A PORT Glasgow school gave a real royal welcome to the Duke and Duchess of Cambridge as they made a very special visit.

Prince William and his wife Kate were at St John's Primary to learn more about a life-changing early intervention programme which is run by the charity Action for Children in Inverclyde's schools.

Both the Duke and Duchess came along to join the primary three class in their Roots of Empathy session, along with the star of the show, 10-month-old Saul Molloy.

St John's acting head teacher Martin Craig revealed that while saying his farewells Prince William spoke about the happiness he felt in the school.

Mr Craig said: "We are ecstatic that our school has had such a high profile visit.

"They were both wonderful, they were so down to earth and made everyone in the room feel so calm and relaxed.

"In his closing remarks to me Prince William told me they could feel the happiness and the empathy in the school, which was so special to hear and means such a lot.

"We have a great school here in St John's.

"He said that from the moment they arrived in the building they could feel it.

"I am just so proud of this school and being part of the Roots of Empathy programme - we see the impact of it every day."

The visit was weeks in the making but had to be kept under wraps to comply with security arrangements.

Mr Craig: "It was so special to bring the school together as a community.

"It was a hard secret to keep and it took weeks of preparation but we got there in the end."

The children, led by family link worker Joan Boyland, were on hand to help the Royal couple sing nursery rhyme favourites like Ali Bali Bee as they learned more about an initiative that is helping change young lives in Inverclyde.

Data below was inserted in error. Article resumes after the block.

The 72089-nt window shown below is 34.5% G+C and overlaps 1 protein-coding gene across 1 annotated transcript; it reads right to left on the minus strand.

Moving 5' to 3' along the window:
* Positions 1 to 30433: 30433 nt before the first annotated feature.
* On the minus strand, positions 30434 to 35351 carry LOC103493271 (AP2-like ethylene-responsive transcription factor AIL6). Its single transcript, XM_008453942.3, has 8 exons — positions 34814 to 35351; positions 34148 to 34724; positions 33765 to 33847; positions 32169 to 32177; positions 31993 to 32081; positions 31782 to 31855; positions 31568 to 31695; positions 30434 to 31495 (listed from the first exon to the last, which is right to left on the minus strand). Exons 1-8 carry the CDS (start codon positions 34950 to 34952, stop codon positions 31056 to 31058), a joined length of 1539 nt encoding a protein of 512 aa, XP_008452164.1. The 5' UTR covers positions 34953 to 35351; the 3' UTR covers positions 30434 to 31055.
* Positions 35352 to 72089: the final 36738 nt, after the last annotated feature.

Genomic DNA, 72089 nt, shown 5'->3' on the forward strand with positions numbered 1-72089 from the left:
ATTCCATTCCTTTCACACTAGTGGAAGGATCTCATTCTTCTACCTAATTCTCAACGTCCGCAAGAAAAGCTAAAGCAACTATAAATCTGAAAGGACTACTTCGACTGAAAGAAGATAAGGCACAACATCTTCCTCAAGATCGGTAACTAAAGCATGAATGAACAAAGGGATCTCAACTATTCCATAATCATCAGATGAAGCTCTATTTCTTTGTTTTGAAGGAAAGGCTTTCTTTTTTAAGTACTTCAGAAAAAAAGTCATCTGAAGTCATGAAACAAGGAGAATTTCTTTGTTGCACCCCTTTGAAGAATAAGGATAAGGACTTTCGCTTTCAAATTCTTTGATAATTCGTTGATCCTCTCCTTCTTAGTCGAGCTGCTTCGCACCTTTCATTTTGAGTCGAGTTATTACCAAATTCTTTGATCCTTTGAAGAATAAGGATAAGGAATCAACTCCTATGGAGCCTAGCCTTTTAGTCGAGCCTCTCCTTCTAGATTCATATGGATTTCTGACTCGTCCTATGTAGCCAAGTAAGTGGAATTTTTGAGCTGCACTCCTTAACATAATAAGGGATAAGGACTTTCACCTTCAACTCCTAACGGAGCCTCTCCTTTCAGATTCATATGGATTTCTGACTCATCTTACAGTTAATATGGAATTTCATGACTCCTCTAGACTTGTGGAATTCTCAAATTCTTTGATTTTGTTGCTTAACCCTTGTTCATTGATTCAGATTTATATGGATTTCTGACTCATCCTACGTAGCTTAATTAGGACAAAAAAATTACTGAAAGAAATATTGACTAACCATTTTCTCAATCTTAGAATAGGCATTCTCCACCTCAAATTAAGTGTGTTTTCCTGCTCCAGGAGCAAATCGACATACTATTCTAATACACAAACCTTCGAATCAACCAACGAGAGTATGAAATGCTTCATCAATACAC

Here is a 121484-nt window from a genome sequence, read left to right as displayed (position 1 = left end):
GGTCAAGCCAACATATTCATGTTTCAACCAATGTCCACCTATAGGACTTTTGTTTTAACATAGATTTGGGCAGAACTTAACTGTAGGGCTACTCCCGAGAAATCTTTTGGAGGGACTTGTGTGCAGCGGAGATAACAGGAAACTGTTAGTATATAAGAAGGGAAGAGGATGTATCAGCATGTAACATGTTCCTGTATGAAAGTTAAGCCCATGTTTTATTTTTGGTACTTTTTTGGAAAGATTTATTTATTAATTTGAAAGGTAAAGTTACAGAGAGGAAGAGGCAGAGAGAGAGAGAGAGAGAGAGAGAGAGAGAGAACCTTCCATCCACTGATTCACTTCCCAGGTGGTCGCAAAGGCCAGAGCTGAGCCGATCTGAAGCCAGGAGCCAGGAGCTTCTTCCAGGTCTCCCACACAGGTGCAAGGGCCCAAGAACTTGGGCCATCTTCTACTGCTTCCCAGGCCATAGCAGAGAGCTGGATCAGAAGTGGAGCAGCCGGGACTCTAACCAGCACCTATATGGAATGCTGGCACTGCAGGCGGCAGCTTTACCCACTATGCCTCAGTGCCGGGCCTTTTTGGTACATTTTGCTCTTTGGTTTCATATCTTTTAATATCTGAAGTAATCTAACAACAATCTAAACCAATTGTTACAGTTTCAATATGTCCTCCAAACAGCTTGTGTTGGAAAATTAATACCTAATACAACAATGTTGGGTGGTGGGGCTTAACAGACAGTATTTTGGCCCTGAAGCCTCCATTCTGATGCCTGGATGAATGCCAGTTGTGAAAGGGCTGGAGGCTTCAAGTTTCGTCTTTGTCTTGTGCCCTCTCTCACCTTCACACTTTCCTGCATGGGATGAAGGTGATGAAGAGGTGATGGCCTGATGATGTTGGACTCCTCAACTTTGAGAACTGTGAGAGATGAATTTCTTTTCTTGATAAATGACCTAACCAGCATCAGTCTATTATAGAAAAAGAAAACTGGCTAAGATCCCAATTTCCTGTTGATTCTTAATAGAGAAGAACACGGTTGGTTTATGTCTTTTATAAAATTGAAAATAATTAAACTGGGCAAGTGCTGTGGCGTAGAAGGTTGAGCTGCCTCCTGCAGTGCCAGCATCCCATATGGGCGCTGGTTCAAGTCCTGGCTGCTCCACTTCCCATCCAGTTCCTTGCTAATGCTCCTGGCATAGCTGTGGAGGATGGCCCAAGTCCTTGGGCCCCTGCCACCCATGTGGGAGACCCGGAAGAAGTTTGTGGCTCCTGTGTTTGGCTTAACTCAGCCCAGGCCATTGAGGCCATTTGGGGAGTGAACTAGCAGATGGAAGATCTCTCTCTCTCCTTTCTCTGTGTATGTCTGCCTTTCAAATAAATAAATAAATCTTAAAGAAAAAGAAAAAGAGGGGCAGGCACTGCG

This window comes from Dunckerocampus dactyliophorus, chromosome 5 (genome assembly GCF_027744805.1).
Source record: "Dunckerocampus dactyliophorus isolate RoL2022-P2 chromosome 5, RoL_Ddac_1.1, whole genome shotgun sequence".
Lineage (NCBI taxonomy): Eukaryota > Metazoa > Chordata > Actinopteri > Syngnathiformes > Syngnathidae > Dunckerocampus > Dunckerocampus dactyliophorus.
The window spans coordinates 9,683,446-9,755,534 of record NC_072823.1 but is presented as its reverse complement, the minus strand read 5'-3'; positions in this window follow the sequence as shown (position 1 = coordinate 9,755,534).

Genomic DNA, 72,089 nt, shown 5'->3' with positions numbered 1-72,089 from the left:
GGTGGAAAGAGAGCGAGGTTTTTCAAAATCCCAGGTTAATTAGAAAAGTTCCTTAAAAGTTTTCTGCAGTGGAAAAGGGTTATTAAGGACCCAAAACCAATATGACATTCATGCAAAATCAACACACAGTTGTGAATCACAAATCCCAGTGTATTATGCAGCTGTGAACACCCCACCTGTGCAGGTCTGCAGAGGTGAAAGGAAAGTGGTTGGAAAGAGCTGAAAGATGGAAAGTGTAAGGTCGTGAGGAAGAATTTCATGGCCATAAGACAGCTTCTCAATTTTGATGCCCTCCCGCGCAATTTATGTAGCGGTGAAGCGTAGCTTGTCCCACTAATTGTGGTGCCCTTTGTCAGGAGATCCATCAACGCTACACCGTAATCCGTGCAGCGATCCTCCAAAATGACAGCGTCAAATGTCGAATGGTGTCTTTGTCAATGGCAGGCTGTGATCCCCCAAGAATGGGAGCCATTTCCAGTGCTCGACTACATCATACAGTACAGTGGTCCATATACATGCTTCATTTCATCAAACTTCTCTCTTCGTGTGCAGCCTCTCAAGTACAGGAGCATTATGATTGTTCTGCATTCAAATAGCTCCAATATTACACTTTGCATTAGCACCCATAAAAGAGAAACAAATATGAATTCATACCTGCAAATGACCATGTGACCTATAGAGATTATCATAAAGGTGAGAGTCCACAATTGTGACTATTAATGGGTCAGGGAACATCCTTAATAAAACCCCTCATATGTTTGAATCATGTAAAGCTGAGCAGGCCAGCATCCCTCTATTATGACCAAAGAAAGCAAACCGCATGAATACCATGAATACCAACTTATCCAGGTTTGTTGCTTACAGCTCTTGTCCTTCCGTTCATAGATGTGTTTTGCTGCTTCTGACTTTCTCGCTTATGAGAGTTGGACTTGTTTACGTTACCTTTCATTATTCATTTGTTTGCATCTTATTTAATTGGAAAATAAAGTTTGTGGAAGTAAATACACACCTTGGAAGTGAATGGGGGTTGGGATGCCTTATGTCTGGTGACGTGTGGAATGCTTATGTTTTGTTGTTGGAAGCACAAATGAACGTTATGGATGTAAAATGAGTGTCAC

Ten-month-old Saul comes in to the school regularly to visit and has a special bond with the children.

The royal couple listened in as the children asked his mum Laura questions and looked on as they played with him.

As patron of Action for Children, Kate, who also has her own early years foundation, was keen to learn more about the impact of the initiative.

She later spoke to primary seven pupils Annie Jones and Zac Hughes who both took part in the project when they were younger.

The duchess asked the pair if they had taken what they learned home with them and asked if they thought it should be in every school.

Speaking to the royal couple, Annie said: "It definitely should, I really feel like it gave me a real understanding of empathy and I remember it all."

The Duchess of Cambridge said: "It is so important to talk about the links between kindness, compassion and empathy."

As the couple prepared to greet the crowds waiting outside in the playground, the sunshine broke through and cheers rang out.

The future King and his wife then spent time going along the line, speaking to children, teachers and staff.

Excited primary seven pupil Millie Dougan said: "I held the door open for them.

"Kate shook my hand, she was lovely and we will never forget today."

Primary one pupil Jacob Soutar added: "Kate asked me what I liked to do and when I told her I liked to climb trees she said that she did too."

Grace McEwan said: "She was a really beautiful princess, she was really lovely."

On the visit the royal couple also met with Inverclyde Council chief executive Louise Long, education director Ruth Binks and head of education Michael Roach.

Ms Long said: "We are so proud to have welcomed the Duke and Duchess of Cambridge.

"In Inverclyde nurture is right at the very heart of everything we do in our schools and in the council and we were delighted to showcase the work we do with Action for Children."

Kate and William also spoke to Action for Children's director Paul Carberry and Roots of Empathy service co-ordinator Susan Robison.

They came to Port Glasgow as part of their two day tour of Scotland in the run up to the Queen's Platinum Jubilee.

The Lord Lieutenant Peter McCarthy said: "It is wonderful to have a royal visit like this in the run up to the Platinum Jubilee, ten years after the Queen came to Inverclyde.

"It is a real honour for Inverclyde, we had three seasons in the one morning but then the sun came out and it was marvellous to see all the children's happy faces."